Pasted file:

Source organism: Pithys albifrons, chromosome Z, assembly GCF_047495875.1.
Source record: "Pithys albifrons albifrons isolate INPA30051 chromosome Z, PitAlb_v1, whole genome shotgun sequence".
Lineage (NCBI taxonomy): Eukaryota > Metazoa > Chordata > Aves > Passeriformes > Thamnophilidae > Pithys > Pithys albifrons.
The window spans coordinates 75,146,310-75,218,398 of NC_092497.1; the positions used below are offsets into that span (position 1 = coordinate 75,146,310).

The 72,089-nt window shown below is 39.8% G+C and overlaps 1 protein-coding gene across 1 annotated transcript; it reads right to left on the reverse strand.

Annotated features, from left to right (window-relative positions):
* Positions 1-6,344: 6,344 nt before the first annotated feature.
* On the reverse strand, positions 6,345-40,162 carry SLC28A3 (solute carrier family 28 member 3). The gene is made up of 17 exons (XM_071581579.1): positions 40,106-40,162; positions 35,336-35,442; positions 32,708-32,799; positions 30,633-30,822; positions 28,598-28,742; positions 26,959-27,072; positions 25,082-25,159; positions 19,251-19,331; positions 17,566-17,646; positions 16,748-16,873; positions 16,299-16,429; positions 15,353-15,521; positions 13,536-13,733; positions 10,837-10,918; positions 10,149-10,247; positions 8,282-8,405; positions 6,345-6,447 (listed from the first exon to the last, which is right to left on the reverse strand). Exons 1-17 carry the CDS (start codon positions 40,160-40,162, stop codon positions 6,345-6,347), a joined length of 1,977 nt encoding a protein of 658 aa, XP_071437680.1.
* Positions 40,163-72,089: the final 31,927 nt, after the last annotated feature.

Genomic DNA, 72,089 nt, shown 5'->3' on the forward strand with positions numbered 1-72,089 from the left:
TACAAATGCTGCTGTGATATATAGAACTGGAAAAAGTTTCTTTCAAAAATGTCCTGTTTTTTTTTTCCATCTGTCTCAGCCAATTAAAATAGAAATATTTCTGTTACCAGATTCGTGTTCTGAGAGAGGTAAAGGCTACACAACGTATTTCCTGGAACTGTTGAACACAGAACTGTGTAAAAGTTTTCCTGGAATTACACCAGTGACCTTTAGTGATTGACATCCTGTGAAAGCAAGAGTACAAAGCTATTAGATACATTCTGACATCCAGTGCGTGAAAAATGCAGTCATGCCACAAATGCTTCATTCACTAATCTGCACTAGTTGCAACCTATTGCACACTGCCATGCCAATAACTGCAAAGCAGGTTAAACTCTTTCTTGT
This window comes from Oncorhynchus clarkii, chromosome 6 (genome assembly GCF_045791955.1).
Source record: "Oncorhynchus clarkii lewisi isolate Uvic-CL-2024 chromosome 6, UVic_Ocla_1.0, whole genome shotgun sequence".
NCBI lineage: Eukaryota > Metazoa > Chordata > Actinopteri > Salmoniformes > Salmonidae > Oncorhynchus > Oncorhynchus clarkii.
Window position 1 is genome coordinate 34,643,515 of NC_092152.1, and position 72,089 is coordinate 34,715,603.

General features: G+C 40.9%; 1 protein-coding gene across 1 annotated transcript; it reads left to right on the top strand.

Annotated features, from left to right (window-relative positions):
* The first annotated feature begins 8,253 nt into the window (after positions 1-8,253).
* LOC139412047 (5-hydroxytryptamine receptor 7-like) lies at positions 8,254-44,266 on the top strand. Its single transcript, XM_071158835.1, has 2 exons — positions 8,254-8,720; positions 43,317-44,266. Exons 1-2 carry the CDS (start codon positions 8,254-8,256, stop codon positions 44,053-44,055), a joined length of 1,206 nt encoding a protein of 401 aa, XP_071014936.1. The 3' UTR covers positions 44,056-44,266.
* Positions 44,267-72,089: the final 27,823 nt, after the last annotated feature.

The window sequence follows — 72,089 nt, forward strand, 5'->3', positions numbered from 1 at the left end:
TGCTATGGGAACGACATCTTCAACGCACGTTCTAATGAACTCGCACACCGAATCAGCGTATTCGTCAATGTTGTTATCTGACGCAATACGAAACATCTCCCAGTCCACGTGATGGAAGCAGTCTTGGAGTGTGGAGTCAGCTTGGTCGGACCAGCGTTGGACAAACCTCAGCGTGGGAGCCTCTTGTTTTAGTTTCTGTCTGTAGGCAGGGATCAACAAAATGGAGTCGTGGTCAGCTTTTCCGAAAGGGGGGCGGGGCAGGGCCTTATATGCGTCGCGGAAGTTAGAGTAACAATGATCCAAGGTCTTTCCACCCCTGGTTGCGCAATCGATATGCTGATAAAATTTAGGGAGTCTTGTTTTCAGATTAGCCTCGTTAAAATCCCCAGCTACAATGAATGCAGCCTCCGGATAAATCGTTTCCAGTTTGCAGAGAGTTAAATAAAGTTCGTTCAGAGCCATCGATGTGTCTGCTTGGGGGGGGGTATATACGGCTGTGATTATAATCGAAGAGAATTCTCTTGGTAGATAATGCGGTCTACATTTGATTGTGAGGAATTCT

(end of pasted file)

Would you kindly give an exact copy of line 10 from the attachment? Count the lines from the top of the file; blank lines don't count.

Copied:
Genomic DNA, 72,089 nt, shown 5'->3' on the forward strand with positions numbered 1-72,089 from the left: